Wednesday, July 17, 2013

FISU, World University Games & national anthems

After fielding multiple questions about why there are no national anthems at the medal ceremonies and instead only the FISU Anthem, I asked. Here's what I know.

FISU is committed to putting on a cultural and educational event and to stay away from as much politics as possible. Therefore, it will only be the FISU Anthem that is played. It's actually a fairly depressing song - from what I can tell it's based off an old drinking song. But that could be wrong - remember, you can't trust everything you find on the Internet!

What I saw on the final day of competition, I think, was the epitome of what FISU wants. Sure, the Russians far outstripped the rest of their competitors in medals. It's their home turf and they should bring out their best, as long as they are within the boundaries of being eligible to compete. Did every swimmer want to win? Absolutely. Were there national rivalries - you bet! But it was the last day that summed it up for me. No pictures to show that I know of. Perhaps that's the way it should be.

It was after the final medal ceremony for the Men's 400 Medley Relay. 1st was Russia - 2nd was Japan - 3rd was the United States. The athletes received their medals, came down off the podium, stood under the large screen for pictures, then marched down the far side of the pool. There, lined up, were the U.S. coaches and the Japanese coaches and many of their swimmers. There could have been others but I was sitting in the opposite corner.

The teams were marching in 2nd, 1st and 3rd order, per their position on the medal stand. The U.S. coaches began high-fives with the Japanese, then the Russians, before getting to their swimmers. Then the Japanese formed one of those tunnels. It appeared to me that the Russian swimmers weren't going to follow the Japanese through, but with some encouragement, they did. So did the Americans. That was it. The language of sport transcending politics and things that might divide us.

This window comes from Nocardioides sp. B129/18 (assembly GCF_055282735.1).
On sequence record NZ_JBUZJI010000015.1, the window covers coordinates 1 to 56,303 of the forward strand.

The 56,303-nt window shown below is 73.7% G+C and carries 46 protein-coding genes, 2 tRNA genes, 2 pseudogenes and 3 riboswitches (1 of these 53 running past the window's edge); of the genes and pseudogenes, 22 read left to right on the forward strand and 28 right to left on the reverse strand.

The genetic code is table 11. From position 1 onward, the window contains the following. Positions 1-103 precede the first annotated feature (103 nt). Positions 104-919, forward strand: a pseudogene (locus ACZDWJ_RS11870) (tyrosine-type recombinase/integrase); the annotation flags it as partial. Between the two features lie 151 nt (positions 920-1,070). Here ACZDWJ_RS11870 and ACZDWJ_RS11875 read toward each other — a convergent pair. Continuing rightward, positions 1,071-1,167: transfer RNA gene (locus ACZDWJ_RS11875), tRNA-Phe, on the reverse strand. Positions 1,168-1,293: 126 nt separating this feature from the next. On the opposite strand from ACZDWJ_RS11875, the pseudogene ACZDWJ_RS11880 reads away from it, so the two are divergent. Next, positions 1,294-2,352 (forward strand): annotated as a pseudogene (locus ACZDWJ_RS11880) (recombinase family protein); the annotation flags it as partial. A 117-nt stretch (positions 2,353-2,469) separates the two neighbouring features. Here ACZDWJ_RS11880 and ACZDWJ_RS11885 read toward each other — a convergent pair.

I read this afternoon a silly news article about one politician suggesting a boycott be considered for the Sochi Olympics. Hogwash! Never should anything like that be considered or done again. Sport can go above and beyond the things that divide us. I experienced it as a swimmer - I've seen it as a coach - I've observed it as a parent and now as an official.

I was proud of the way the U.S. swimmers and coaches conducted themselves but never more so than in that final gesture. Many probably did not see the U.S. men congratulate the Russian relay behind the blocks. Few outside of the Aquatic Palace saw the congratulatory tunnel and hand slapping. Swimmers were glad, coaches were smiling.

Then of course, the Special Olympics athletes who swam a 50 free at the very end. It's great to get gold. It's wonderful to be recognized. Who doesn't enjoy that? It's sport that bridges a gap, communicates across cultures, helps us mend some fences and move forward.

I'm by no means a proponent of "everyone think happy thoughts at the same time and the world will be a better place." I am a believer that our commonalities are far more than our differences.

Here in Russia I've seen the same things I've seen around the world - couples holding hands, people waiting for a bus, shopping malls with the same things we have in the U.S., restaurants, parks and grandparents enjoying grandchildren as they play around a fountain. The people want the same things. The politics and approach to life are different.